Interview: Qais Marafie
How detrimental is the lack of medical manpower to the advancement of the health care sector?
QAIS MARAFIE: With the huge expansion in the number of beds in public hospitals and the construction of new, larger facilities, there will be even greater demand for medical professionals in the country, at a time when international demand for staff is also rising, especially in nursing and technology. It is important to incentivise locals to fill such positions by creating a clear and lucrative career ladder. This can lower the need to fill such positions with expensive expats, thus acting as a sustainable and effective way to build local expertise.
To what extent does the regulatory environment need to be changed to encourage a greater level of private sector participation within the sector?
MARAFIE: The current model through which health care services are provided and maintained, under the umbrella of the Ministry of Health, may not be sustainable in the future. Public-private partnership services need to be implemented, especially in the areas of specialised clinics, laboratory diagnostics, clinical training and staff development. As a first step, the health care system should be split into two main branches, regulatory and operations. The regulatory body would be responsible for regulating the health industry and developing care policies, while the operation body would focus on managing government-owned facilities.
With the implementation of the National Healthcare Insurance scheme, patients will be able to choose their preferred vendors, which will create a paradigm shift in the need to enhance facilities and services offered by current public and private providers, creating healthy competition for patients.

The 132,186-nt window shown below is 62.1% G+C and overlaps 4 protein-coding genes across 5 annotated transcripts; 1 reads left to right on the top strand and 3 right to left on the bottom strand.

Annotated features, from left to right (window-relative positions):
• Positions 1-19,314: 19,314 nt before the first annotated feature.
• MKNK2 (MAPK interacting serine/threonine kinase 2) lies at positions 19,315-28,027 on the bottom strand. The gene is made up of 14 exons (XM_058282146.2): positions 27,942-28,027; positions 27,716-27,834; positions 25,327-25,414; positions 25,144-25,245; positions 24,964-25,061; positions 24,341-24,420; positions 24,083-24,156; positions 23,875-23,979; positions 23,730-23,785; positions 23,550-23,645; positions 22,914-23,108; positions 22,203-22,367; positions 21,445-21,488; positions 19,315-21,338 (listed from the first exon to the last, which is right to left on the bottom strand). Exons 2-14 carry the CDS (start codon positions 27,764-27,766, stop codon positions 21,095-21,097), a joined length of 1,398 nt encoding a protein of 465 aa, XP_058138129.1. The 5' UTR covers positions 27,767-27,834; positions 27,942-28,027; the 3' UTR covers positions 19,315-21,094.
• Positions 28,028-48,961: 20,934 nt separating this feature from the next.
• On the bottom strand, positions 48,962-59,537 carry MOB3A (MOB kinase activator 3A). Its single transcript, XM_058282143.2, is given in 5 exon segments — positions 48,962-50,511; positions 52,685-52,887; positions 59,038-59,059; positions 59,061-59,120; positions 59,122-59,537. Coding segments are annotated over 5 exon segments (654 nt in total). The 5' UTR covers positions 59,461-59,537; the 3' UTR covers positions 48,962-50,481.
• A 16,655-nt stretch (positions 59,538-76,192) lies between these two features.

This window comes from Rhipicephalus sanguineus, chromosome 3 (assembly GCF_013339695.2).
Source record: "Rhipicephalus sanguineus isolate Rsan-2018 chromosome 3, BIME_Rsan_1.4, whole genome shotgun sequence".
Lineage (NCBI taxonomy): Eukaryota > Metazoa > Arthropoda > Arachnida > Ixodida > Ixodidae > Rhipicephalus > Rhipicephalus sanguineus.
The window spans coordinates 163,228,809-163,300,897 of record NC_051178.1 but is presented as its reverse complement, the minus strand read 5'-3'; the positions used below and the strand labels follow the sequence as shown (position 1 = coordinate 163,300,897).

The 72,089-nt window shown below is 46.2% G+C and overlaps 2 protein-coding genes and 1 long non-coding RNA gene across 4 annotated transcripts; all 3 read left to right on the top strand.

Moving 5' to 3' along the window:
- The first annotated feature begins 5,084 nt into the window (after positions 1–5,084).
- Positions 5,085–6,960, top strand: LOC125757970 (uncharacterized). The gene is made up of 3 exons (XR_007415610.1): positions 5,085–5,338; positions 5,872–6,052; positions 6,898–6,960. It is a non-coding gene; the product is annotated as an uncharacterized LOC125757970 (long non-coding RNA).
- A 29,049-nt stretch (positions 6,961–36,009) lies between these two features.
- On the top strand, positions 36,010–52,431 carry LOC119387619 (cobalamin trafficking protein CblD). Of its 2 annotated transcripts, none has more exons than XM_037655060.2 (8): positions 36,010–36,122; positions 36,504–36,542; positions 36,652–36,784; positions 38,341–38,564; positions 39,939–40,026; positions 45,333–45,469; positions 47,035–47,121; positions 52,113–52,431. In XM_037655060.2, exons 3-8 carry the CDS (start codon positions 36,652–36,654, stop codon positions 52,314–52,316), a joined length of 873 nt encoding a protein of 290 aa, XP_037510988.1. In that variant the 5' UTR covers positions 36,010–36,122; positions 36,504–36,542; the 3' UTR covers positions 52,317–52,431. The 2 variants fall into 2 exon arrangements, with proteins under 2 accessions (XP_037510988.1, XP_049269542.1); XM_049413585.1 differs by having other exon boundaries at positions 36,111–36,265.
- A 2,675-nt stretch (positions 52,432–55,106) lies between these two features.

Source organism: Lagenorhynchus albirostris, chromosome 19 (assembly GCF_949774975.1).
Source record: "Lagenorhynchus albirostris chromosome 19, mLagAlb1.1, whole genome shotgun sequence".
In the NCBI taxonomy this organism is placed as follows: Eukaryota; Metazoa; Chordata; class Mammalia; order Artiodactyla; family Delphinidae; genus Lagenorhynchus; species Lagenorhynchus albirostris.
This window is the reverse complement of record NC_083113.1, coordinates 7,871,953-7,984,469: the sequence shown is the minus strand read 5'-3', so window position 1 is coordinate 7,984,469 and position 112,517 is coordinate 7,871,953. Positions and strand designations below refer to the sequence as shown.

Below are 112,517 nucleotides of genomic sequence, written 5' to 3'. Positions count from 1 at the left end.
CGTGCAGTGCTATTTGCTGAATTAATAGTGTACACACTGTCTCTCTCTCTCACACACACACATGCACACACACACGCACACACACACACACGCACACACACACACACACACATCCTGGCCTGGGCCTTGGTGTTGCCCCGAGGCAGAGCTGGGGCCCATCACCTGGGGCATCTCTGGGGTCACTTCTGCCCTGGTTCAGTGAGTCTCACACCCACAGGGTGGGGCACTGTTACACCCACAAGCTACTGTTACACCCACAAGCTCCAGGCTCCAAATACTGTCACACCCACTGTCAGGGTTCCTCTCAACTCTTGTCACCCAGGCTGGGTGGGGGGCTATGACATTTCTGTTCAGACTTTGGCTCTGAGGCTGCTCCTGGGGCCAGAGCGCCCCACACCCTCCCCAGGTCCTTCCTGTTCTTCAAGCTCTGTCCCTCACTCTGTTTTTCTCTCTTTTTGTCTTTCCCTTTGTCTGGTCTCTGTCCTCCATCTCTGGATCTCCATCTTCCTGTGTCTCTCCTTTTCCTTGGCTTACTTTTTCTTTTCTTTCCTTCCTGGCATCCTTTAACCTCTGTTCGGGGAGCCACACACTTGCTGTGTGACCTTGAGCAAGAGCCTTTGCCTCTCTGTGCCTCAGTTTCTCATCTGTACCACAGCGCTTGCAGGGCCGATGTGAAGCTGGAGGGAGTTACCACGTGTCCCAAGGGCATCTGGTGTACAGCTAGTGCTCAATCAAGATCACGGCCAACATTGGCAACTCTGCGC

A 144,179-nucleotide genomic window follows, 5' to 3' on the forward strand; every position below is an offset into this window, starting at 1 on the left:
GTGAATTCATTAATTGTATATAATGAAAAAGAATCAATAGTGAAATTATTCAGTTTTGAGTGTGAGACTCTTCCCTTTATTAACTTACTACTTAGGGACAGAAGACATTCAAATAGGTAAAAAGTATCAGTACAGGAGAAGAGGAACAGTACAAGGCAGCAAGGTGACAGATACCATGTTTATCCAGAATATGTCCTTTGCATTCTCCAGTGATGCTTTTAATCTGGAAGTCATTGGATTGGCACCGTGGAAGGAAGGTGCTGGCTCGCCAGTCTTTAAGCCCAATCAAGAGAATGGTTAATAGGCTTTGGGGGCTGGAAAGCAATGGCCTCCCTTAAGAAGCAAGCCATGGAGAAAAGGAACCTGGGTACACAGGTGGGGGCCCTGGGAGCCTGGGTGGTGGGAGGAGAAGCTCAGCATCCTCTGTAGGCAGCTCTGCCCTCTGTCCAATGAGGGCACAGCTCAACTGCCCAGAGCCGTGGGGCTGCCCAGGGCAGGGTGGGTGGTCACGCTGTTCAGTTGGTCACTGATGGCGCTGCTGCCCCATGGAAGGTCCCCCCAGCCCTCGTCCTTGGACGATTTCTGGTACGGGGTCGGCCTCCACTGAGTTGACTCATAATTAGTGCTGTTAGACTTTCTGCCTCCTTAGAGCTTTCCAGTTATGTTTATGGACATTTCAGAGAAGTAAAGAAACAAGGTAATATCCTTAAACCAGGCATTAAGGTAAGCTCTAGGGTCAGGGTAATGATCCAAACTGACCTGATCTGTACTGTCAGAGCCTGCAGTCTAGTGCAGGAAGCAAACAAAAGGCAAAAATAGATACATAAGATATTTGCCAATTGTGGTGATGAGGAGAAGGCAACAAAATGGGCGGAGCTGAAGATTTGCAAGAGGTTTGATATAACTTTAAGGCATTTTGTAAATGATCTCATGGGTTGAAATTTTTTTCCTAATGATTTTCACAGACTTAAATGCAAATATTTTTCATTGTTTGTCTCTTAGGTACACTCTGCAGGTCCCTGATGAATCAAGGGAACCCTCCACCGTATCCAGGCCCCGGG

How can policy be developed most effectively when it comes to validation of health professionals’ degrees, training and overall practices?
MARAFIE: Because health care practices and delivery techniques are advancing rapidly, a system needs to be implemented to enforce mandatory continuous medical education requirements in order to maintain practitioners’ operating licences. This will keep doctors at the peak of the latest in diagnostics tactics, treatment options and new technologies.
Working with top universities can help to ensure that doctors and health care professionals receive the latest training in their respective fields. In addition, these partnerships can support a continuous professional development programme to assist in the training of second-generation leaders, which can ensure a smooth transition and continuation of professional knowledge.
Training budgets also need to support implementation. As we have seen in international best practices, training receives around 3% of the total annual budget for health care spending. The most important spending area is manpower. Investing in doctors and nurses, and providing them with training, will ensure a better quality of health care for everyone.
What more needs to be done to encourage the expansion of health related research and development (R&D), and what role will universities play?
MARAFIE: To develop a higher level of research at universities requires more than just teaching techniques. This level of R&D requires departmental support to take innovations into the patenting process. Universities need departments which will foster research and then transfer findings on to companies willing to invest in their projects. Once patents are received, groups of funding partners need to be brought to the table to consider financing options until the research is successfully commercialised or sold. Ironically, there is not a single registration pathway in the GCC that allows for the commercial launch of medical devices or medicines without an endorsement from a foreign body. For example, an owner of a locally developed medical device needs to obtain a European CE Mark or an FDA 510k. These obstacles to certification prior to launching products in the GCC are exhausting and costly.
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